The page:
Exam Thoughts

Thoughts about the purpose of exams

I wanted to make a few personal observations about exams and promotions, especially as these apply to HIS Karate-Do.  As you know, we try not to place any undue emphasis on exams/promotions or preparing for these.  In certain dojos, exams are a major source of income (exam fees are substantial and can run into hundreds of dollars for black belt testing for various organizations).  The exams and promotions can also be a method of keeping students enrolled, in a carrot-on-a-stick marketing strategy.  Some schools will actually add on extra color ranks and striping within the same color belt, which actually increases the number of steps (and exams) enroute to a black belt.  I’ve even heard of places where one must keep on showing up for training/teaching and paying dues in order to keep one’s black belt – sort of like paying to keep one’s license active.  I know of dojos that spend a large part of their training between exams…training solely for the next exam.  I know it’s hard to believe, but those are the extremes that exams and rank promotion can evolve into – taking on a life of their own.

Obviously, HIS Karate-Do doesn’t share this philosophy on exams and promotions and tries to keep these in proper perspective.  There is a true value in taking a periodic exam and in earning a well-deserved promotion.  These can help focus one’s training, helps establish goals, and experiencing the self-induced stress of performing your techniques with the examiners’ eyes on you all help to develop a better-rounded person, both in the dojo and in regular life.

Regular dojos train 3 times a week (and more, for serious students).  By contrast, our students train, on average, once a week; with a few who can make it twice a week.  There is nothing wrong with that.  Therefore, we usually hold exams every six months as opposed to the three month frequency of other dojos.  Again, we recognize the positive aspects of exams but these are not a money-making venture nor a retention methodology for us.  There is also a value for us instructors, as we get a real chance to see and evaluate how our members are progressing – when they can’t blend into the group and are therefore, trying their best under slightly stressful conditions.   In today’s very busy world, adults and children find themselves involved in a welter of activities – I can’t believe how many lessons and classes my grandkids (and their parents) must make time for.  We are just pleased that our members recognize the value of reserving some of their time for karate. Our belief is that by investing a bit of one’s week into the study/practice of Karate-Do over a multi-year time frame, one would be amazed at how much can be learned.  You know, kind of like the magic of compound interest…at least, back in the days when the banks used to pay interest on savings😏.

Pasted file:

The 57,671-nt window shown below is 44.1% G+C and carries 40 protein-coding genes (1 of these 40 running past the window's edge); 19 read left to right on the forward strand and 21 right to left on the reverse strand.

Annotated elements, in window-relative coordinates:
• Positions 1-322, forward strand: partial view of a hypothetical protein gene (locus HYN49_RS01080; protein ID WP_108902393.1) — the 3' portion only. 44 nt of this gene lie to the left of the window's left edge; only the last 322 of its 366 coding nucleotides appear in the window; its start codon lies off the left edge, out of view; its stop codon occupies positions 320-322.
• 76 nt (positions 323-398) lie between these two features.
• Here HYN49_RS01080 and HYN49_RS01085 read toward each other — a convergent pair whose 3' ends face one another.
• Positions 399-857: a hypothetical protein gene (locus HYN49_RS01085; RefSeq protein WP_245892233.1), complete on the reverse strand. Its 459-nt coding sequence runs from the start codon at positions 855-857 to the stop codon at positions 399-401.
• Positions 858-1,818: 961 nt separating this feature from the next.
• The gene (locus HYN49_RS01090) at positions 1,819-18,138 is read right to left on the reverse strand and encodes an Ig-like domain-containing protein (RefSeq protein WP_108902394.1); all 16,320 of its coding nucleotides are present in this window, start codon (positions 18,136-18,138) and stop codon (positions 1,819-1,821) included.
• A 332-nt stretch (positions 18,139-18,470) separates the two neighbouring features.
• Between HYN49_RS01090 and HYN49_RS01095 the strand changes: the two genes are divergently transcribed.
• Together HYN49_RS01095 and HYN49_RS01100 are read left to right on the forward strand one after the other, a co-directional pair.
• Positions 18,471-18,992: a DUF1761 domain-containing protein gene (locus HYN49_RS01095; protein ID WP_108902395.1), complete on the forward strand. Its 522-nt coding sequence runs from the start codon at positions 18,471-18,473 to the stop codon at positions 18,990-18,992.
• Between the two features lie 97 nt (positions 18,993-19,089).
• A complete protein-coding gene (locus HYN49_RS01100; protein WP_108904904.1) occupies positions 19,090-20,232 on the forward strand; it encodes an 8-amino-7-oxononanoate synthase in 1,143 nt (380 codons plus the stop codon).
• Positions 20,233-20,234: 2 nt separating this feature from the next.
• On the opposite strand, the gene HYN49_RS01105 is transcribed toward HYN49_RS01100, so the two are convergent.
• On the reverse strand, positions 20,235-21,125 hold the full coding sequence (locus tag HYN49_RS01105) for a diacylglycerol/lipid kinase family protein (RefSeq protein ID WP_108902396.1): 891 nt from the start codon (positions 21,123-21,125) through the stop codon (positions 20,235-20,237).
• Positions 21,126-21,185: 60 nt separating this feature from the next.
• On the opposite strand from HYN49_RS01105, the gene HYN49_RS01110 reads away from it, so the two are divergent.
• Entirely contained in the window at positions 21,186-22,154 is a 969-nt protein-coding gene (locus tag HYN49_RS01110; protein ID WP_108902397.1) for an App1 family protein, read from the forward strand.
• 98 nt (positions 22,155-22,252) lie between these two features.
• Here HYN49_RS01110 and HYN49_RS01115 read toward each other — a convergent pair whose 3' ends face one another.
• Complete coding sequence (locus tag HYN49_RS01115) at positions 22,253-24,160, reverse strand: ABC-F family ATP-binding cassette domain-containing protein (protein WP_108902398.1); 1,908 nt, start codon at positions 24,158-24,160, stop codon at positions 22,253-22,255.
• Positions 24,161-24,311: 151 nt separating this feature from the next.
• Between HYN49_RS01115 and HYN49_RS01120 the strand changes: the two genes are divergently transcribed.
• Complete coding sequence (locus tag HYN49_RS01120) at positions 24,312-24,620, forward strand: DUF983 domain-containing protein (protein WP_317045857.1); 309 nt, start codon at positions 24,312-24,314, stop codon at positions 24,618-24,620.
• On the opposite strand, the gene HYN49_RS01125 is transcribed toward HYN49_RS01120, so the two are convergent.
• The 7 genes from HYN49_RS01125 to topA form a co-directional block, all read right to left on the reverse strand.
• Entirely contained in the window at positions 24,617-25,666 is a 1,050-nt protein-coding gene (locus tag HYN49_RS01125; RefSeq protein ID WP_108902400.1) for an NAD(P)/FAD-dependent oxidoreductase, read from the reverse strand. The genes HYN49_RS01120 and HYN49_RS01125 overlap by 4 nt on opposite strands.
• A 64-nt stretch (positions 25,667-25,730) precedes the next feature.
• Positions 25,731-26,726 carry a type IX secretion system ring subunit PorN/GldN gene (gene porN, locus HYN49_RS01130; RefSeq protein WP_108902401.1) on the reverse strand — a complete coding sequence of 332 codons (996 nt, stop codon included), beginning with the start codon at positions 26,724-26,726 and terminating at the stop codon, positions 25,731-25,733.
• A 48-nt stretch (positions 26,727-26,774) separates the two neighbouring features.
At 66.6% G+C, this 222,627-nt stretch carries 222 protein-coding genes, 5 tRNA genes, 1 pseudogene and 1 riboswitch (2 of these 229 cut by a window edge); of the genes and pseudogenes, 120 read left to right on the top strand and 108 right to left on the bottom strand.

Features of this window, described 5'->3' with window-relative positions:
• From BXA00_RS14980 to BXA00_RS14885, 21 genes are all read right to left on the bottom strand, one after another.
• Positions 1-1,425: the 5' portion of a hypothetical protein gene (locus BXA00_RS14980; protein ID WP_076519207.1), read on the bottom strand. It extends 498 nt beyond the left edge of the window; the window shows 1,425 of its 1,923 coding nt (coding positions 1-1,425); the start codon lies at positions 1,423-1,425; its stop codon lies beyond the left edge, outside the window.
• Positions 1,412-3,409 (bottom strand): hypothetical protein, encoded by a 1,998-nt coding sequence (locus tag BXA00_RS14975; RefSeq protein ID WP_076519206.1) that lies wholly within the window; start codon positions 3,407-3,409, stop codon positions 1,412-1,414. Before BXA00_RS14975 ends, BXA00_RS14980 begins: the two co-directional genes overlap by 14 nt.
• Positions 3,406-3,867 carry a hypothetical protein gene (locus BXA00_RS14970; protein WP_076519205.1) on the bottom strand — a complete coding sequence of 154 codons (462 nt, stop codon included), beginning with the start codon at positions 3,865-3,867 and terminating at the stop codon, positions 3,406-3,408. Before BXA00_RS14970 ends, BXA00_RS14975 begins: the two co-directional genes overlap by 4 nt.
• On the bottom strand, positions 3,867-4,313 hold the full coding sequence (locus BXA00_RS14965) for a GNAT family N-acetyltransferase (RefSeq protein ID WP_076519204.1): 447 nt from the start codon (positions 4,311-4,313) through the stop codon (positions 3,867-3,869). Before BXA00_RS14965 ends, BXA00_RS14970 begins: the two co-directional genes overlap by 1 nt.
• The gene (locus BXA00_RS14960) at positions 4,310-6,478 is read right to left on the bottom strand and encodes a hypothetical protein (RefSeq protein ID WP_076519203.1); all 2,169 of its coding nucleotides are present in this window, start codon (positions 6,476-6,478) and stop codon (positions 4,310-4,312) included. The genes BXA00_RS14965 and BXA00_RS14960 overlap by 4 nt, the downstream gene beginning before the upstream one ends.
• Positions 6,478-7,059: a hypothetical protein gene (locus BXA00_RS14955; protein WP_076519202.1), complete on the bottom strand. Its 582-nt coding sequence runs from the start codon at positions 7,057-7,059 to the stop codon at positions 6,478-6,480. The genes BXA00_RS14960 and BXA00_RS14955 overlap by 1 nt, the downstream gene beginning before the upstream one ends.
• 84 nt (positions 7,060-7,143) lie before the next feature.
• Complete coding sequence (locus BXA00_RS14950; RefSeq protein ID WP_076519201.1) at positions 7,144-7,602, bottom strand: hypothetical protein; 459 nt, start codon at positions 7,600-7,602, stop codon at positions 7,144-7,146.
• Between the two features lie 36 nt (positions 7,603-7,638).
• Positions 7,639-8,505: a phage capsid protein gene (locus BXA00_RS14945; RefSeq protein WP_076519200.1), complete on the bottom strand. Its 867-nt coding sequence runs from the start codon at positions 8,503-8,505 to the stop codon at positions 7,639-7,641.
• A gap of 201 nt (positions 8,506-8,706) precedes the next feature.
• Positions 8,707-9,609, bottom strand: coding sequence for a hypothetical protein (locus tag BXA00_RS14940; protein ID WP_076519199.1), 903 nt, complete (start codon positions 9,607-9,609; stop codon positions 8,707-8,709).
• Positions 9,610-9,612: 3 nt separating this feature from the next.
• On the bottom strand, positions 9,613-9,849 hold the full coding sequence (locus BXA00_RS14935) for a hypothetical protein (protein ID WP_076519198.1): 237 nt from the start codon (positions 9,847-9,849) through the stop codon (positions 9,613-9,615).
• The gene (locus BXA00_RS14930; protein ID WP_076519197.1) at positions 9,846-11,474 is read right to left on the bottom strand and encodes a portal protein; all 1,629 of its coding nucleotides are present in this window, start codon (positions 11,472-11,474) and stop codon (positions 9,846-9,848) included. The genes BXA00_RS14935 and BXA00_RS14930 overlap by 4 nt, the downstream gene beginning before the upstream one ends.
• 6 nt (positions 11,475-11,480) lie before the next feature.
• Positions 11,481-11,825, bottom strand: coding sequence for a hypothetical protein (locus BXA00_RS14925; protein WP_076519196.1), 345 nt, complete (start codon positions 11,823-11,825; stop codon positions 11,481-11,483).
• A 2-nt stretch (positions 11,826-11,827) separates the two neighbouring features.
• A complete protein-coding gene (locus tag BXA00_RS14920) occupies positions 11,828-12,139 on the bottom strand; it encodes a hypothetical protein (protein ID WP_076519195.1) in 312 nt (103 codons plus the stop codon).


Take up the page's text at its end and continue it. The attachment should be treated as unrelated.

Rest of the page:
Kyu progression is not really linear

As most of you know, there are 10 kyu’s in the color belt ranks and a similar number of dans in the black belt ranks.  Of course, we all start at the 10 kyu (white belt) level, then hope to progress up the steps of kyu rank.  So, applying simple math: 10 kyus divided by 2 exams a year would equal a black belt in 5 years!  The reality for once-a-week training is a little different.  For children taking their very first exam, most will make it to 9 kyu (blue belts).  Those who do very well and for the majority of adults, 8 kyu (also blue belt) may be attained during the first exam.  Thereafter, there are two ranks of green (7 and 6 kyu), two ranks of purple (5 and 4 kyu), then three ranks of brown (3, 2, and 1 kyu).  In our group, with our frequency of training and testing, I’ve observed some average times to the different rankings – assuming normal progress continues.  Up through second green (6 kyu), progression is fairly linear…6 months to blue, a year to green (7 kyu) and 6 kyu at the 2-3 year time frame. Thereafter, progression difficulty proceeds along a steeper incline…the average purple belt (5 and 4 kyu) will have been training with us for about 4-6 years.  Most of our brown belts, therefore, are in the 6+ year range.  Most of the HIS black belts were black belts when they joined us, previously earned through many years of training elsewhere.  Two notable exceptions are Sempai’s Dave and Daylen, who worked their way up the HIS ranks and have been with us for some 10 years.  So, whenever you see a purple or brown or black belt in our lineup, please be aware that each represents many years of dedicated training and perseverance.

Final thought on promotions

Any time you receive a promotion, remember: It means that the examiners believe that you have the potential to succeed at this level.  You must train hard to prove that you really deserve this rank.

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